An independent funeral services industry is vital to the welfare of the residents of the State of Florida.  An independent funeral home industry serves as an important protective link among others that provide a “check,” or oversight, to the health care industry.  The health care industry and the funeral services industry are closely related since the dying are served by the health care industry and then transferred upon death to the funeral services industry.  The two industries must be kept separate in order to retain the integrity of both industries.  To join the two, with the capability of dually licensing any health care agency as a funeral services provider as well, would certainly taint the integrity of the agency eventually, would destroy the sense of trust that the public has in either, and would be the direct cause of serious harm to the public.

 

A health care agency or hospice that is licensed both as a health care agency and a funeral services provider (a “dually licensed hospice”) will be placed into a position where a conflict of interest certainly exists and cannot be avoided, no matter how ethical or idealistic its CEO or administrators are at the current time. 

 

Whether nonprofit or for profit, a dually licensed hospice (and its staff) would have a monetary incentive to act in ways that increase its revenue in the funeral services business which would very likely alter the usual decision-making within the health care agency.

 

Health care agencies and their staff physicians, nurses, social workers, counselors (and other staff) literally hold the lives and well-being of the patients in their hands, and the patients place great trust in those who serve them in a health care setting.

 

Patients in a hospice are among the most vulnerable of all patients, physically, emotionally, psychologically, spiritually and economically and, in a majority of hospice cases, are elderly and/or disabled as well as suffering from their terminal illness.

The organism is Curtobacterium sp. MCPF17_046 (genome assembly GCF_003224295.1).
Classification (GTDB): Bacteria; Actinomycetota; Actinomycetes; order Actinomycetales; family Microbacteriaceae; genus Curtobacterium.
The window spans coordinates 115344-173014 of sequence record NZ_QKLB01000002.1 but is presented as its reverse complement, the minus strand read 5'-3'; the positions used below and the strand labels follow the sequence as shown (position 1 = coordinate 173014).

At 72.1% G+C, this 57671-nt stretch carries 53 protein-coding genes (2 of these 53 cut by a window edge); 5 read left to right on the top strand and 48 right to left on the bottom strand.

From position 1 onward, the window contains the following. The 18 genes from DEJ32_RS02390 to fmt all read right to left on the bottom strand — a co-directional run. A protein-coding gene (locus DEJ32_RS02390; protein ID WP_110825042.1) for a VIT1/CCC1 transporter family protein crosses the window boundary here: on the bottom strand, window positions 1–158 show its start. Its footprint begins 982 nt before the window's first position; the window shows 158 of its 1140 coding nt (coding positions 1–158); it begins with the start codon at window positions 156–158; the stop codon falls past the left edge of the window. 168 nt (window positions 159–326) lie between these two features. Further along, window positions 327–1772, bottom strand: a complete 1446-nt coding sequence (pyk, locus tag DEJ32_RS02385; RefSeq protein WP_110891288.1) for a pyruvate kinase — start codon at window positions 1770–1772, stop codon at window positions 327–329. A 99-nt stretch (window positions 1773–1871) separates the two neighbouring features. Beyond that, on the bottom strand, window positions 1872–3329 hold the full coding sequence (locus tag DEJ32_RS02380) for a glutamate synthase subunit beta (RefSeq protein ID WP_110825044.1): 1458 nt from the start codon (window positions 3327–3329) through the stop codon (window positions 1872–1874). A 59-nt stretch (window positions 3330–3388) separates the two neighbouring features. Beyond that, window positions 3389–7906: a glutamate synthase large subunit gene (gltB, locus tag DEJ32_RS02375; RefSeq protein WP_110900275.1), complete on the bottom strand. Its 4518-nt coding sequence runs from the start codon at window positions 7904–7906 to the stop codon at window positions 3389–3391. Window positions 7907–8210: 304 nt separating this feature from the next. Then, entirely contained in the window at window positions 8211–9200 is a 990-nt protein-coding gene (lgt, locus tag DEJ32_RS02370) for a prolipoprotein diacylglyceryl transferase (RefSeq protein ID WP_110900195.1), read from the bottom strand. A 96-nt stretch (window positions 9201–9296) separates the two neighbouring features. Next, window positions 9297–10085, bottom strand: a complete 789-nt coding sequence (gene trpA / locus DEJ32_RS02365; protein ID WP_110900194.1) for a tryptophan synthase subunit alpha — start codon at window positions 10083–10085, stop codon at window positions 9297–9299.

Hospice exists to relieve the symptoms experienced by patients as they approach the end-of-life and it exists to allow a natural death in its own timing.  Hospice agency staff have for decades stated that hospice neither prolongs life nor attempts to hasten death.  Having a dually licensed hospice would tip the scales in favor of hastening death at a point in the patients’ stay at a hospice, for financial reasons.

 

While quite unknown to the  public, and perhaps to this Board, hospice is an industry experiencing fiercely competitive business practices, some of which are unethical, anticompetitive and damaging to other hospice agencies.  Some of the larger hospice agencies (whether nonprofit or for profit) have worked to squeeze out smaller hospices, working to corner the market on referrals to hospice from physicians, hospitals and nursing homes (especially) in the community they serve.  Kickbacks, mentioned by the US Dept of Justice OIG, serve the purpose of assuring referrals to the hospice, to the detriment of the other smaller hospices in the community.

 

Hospice is being promoted by the state and federal governments as well as private insurance carriers, as a way to save billions of dollars formerly spent on futile treatment and stays at the acute care hospitals where attempts were made to cure the incurable terminal illness.  The federal Medicare hospice benefit was created in the early 1980s with the express purpose of saving billions of dollars compared to acute hospital care and would never have been created if there were no budgetary savings.  The state Medicaid hospice benefits were also created for the same reasons.  The huge financial benefits to the budgetary process, at both the state and federal levels, serve as an overwhelming force in the push to increase utilization of hospice by the terminally ill.